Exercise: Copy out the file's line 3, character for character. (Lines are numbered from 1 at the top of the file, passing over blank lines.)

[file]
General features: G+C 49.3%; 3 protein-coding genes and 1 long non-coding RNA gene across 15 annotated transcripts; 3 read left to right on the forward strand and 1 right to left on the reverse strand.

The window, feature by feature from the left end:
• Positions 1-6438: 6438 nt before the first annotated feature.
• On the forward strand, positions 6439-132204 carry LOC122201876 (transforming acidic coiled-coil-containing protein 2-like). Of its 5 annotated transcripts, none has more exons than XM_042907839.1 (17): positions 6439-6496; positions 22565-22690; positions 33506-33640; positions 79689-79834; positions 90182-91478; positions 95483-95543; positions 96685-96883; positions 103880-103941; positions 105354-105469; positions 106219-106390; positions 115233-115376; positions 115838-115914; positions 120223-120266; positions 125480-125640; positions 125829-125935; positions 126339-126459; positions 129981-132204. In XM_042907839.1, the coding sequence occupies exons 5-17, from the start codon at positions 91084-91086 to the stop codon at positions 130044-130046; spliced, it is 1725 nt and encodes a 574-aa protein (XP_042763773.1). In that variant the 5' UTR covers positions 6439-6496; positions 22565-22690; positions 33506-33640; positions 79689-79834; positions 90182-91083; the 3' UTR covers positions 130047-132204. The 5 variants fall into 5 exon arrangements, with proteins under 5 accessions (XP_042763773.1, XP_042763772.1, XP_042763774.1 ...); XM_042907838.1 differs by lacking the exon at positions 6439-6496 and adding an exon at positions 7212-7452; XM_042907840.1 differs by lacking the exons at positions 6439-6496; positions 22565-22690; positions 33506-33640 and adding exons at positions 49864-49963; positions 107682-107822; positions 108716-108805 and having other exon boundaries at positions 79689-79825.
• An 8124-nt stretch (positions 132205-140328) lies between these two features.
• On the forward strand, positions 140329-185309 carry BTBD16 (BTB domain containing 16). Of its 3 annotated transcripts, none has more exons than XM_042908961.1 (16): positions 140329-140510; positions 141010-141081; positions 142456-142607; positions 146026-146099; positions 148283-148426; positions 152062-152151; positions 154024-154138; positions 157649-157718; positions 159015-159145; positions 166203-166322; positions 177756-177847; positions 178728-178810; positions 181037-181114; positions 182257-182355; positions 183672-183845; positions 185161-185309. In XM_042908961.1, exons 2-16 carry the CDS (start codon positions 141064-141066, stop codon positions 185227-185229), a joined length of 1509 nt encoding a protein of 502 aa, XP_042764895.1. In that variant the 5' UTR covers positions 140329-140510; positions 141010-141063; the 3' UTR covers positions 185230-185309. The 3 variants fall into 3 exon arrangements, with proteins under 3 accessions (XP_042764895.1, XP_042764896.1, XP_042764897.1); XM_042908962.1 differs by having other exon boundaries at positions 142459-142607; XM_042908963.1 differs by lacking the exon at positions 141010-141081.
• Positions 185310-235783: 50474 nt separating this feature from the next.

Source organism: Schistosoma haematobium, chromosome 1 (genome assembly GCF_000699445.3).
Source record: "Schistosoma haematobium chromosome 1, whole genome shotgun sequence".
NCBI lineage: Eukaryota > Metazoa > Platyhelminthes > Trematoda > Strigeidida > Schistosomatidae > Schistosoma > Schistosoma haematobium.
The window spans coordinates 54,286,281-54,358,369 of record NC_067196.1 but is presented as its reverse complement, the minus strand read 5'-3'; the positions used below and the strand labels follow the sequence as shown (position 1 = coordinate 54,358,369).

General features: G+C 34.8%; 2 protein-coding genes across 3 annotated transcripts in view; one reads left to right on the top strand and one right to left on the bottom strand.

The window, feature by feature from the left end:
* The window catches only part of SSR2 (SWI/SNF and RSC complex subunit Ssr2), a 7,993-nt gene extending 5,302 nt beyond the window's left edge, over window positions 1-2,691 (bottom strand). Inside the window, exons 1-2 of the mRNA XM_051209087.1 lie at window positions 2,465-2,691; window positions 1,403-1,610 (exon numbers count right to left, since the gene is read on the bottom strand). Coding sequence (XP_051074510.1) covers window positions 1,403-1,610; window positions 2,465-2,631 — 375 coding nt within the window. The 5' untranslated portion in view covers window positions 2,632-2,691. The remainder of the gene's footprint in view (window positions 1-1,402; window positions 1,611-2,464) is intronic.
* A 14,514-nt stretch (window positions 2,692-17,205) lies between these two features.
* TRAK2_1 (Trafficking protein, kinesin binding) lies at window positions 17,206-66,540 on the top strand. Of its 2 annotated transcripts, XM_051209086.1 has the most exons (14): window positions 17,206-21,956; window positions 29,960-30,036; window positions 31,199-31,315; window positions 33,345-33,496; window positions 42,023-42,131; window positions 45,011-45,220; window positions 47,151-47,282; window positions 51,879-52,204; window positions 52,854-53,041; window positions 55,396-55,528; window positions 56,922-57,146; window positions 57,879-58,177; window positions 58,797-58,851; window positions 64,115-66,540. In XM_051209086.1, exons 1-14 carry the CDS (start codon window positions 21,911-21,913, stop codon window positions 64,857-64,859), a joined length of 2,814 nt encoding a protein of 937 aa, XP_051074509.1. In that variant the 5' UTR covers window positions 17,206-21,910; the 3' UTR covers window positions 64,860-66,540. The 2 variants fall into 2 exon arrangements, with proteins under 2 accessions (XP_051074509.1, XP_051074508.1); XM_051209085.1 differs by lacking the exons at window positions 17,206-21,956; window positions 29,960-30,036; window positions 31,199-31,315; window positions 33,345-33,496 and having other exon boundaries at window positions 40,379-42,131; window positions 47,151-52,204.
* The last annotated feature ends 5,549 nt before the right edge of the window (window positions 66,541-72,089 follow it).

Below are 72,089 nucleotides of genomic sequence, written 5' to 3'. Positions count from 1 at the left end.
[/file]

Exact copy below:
• Positions 1-6438: 6438 nt before the first annotated feature.